The patriarch of a large extended family rules over his kingdom in a family home on the edge of an African village.
Although nominally a novel, this full-length debut by Osondu (Creative Writing/Providence College; Voice of America: Stories, 2010) is more a collection of portraits of a diverse body of characters, sometimes related and sometimes not, all living under the protective wing of “Grandpa,” a generous and mildly sinister father figure to the very large household—he’s somewhat Godfather-esque in putting in the fix. Settling the future of a man who shot his wife’s alleged lovers, Grandpa tells him, “You have killed one man. The other man is still alive, he survived. I will talk with the police. They will understand. I will help them understand.” Although there's a common narrator, a young family member, each chapter focuses on the story of a different character. There are the eccentrics, like Uncle Aya and the befuddled “Baby,” saddled with the nickname while her father was away and never properly named. There are the disavowed, like Ndozo, who's publicly humiliated after she steals money the family earned selling in the market. There are also ministers, soldiers and grieving parents, all lovingly described in a style that strongly reflects Osondu’s affection for Raymond Carver. While there's a sense of myth here—the denizens of the Family House are deeply superstitious, prone to gossip and virtual prisoners to community ritual—the stories have a very modern, compassionate voice as well. Whether describing the uncle whose job is to burn discontinued currency arriving home with pockets of old money or the grieving widow who sells her own daughter’s virginity to a stranger, Osondu is ceaseless in his willingness to examine the human condition in all its glories and frailties.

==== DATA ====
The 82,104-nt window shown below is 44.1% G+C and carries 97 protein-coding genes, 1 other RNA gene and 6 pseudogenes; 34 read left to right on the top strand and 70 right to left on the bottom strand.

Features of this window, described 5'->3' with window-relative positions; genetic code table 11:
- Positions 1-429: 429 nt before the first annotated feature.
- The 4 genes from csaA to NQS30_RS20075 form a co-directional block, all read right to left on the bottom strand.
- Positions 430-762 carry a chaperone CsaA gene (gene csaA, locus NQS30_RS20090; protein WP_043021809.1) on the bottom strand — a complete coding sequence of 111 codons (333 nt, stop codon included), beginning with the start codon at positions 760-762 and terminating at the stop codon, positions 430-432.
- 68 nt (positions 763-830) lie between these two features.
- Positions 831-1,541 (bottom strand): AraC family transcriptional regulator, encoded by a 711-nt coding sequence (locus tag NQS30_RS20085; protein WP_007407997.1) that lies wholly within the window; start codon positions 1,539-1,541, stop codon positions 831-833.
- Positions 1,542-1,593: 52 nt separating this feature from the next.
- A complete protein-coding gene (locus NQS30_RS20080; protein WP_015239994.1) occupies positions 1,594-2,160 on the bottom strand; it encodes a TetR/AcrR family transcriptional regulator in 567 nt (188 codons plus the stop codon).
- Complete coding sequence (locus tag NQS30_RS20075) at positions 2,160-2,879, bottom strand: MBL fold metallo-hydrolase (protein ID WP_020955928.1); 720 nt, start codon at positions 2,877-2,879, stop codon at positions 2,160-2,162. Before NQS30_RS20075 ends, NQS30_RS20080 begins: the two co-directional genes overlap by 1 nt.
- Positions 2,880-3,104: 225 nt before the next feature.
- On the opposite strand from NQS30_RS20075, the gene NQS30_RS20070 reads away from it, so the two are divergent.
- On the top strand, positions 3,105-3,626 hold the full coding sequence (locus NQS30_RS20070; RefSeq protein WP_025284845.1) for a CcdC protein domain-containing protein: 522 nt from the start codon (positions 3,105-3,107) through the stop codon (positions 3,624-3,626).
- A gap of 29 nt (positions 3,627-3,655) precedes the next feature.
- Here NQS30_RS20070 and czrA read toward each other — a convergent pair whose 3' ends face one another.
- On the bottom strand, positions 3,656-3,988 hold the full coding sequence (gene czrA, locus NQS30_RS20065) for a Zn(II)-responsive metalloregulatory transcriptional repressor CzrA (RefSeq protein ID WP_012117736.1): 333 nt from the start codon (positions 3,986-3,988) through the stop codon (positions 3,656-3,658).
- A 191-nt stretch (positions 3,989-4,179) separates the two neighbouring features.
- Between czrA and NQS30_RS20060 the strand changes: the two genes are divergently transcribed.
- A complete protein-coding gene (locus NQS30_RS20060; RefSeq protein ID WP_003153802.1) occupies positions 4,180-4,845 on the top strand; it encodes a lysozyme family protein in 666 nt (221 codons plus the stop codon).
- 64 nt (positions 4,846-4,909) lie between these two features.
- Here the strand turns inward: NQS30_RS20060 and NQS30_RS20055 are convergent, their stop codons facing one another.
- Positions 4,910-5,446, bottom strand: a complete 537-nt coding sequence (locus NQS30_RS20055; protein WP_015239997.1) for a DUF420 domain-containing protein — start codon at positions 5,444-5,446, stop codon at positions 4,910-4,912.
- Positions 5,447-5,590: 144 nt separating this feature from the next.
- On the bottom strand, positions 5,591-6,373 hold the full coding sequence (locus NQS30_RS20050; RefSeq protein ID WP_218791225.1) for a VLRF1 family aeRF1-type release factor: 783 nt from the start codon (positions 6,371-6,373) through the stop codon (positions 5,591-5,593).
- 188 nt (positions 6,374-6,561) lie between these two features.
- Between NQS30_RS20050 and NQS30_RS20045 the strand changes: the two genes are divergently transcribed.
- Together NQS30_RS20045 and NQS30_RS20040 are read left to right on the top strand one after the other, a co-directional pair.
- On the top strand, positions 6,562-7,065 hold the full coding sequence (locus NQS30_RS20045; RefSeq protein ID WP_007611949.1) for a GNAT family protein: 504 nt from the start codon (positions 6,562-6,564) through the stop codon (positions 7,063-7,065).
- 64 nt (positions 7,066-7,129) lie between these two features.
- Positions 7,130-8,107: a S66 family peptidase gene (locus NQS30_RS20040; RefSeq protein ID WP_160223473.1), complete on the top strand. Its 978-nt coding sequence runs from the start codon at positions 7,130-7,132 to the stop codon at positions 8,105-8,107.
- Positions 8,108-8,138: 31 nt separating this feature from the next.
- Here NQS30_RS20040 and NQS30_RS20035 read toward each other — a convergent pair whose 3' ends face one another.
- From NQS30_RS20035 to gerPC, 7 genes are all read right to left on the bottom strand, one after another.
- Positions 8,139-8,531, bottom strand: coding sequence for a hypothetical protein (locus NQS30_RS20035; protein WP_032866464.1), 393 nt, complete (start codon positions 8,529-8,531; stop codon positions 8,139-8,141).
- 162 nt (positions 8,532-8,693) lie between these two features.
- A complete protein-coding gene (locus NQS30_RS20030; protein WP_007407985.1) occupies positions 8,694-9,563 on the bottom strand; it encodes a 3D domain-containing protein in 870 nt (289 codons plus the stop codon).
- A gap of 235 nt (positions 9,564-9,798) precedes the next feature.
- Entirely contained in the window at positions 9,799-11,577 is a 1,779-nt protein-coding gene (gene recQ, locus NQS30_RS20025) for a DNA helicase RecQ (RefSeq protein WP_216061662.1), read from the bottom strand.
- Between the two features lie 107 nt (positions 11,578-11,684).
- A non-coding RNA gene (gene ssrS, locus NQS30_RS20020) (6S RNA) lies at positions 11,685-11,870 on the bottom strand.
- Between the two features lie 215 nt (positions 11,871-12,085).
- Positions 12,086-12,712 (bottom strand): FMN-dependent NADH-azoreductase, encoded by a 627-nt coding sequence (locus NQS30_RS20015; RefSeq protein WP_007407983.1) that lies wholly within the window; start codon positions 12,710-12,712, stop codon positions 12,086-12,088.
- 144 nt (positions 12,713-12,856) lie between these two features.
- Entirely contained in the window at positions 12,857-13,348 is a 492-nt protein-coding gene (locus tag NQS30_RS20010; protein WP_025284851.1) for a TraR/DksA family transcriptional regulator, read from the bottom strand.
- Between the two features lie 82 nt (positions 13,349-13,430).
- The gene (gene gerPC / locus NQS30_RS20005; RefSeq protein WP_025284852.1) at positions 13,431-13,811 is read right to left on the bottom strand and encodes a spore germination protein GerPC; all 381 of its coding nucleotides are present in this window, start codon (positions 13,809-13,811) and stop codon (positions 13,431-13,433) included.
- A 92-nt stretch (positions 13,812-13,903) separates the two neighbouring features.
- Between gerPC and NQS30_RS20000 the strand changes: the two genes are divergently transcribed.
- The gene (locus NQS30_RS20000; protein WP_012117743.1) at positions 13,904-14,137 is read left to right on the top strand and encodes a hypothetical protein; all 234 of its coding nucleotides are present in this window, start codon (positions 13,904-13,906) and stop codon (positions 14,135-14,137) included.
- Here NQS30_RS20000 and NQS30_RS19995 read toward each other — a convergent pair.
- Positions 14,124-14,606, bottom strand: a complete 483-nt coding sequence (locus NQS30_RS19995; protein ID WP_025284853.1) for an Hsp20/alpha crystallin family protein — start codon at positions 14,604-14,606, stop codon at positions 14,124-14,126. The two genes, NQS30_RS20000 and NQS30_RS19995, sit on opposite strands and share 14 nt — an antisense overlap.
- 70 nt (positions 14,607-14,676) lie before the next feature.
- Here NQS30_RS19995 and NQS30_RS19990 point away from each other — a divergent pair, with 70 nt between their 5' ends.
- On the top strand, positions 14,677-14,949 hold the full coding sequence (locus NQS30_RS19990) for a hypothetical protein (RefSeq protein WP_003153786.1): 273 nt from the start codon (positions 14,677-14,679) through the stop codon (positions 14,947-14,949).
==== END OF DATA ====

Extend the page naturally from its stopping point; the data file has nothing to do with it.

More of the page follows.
A wide-ranging portrait of an African community largely at odds with itself.